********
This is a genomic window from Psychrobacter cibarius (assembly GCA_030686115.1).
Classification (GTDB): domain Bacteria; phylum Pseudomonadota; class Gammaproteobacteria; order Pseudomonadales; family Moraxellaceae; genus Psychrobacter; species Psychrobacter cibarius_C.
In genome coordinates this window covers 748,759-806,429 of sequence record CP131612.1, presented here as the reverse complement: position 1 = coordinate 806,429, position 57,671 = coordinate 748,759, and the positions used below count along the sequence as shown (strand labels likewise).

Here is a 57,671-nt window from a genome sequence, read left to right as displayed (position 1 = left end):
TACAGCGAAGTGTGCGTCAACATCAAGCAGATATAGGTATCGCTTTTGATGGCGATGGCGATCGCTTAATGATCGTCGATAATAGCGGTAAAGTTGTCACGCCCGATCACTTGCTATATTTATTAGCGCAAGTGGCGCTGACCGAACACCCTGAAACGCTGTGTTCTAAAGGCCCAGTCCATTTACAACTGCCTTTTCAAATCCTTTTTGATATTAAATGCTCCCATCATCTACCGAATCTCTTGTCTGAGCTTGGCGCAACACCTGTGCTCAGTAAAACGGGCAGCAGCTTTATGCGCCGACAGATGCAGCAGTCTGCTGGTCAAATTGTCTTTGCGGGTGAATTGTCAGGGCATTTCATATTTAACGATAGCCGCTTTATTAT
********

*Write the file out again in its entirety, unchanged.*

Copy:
This is a genomic window from Psychrobacter cibarius (assembly GCA_030686115.1).
Classification (GTDB): domain Bacteria; phylum Pseudomonadota; class Gammaproteobacteria; order Pseudomonadales; family Moraxellaceae; genus Psychrobacter; species Psychrobacter cibarius_C.
In genome coordinates this window covers 748,759-806,429 of sequence record CP131612.1, presented here as the reverse complement: position 1 = coordinate 806,429, position 57,671 = coordinate 748,759, and the positions used below count along the sequence as shown (strand labels likewise).

Here is a 57,671-nt window from a genome sequence, read left to right as displayed (position 1 = left end):
TACAGCGAAGTGTGCGTCAACATCAAGCAGATATAGGTATCGCTTTTGATGGCGATGGCGATCGCTTAATGATCGTCGATAATAGCGGTAAAGTTGTCACGCCCGATCACTTGCTATATTTATTAGCGCAAGTGGCGCTGACCGAACACCCTGAAACGCTGTGTTCTAAAGGCCCAGTCCATTTACAACTGCCTTTTCAAATCCTTTTTGATATTAAATGCTCCCATCATCTACCGAATCTCTTGTCTGAGCTTGGCGCAACACCTGTGCTCAGTAAAACGGGCAGCAGCTTTATGCGCCGACAGATGCAGCAGTCTGCTGGTCAAATTGTCTTTGCGGGTGAATTGTCAGGGCATTTCATATTTAACGATAGCCGCTTTATTAT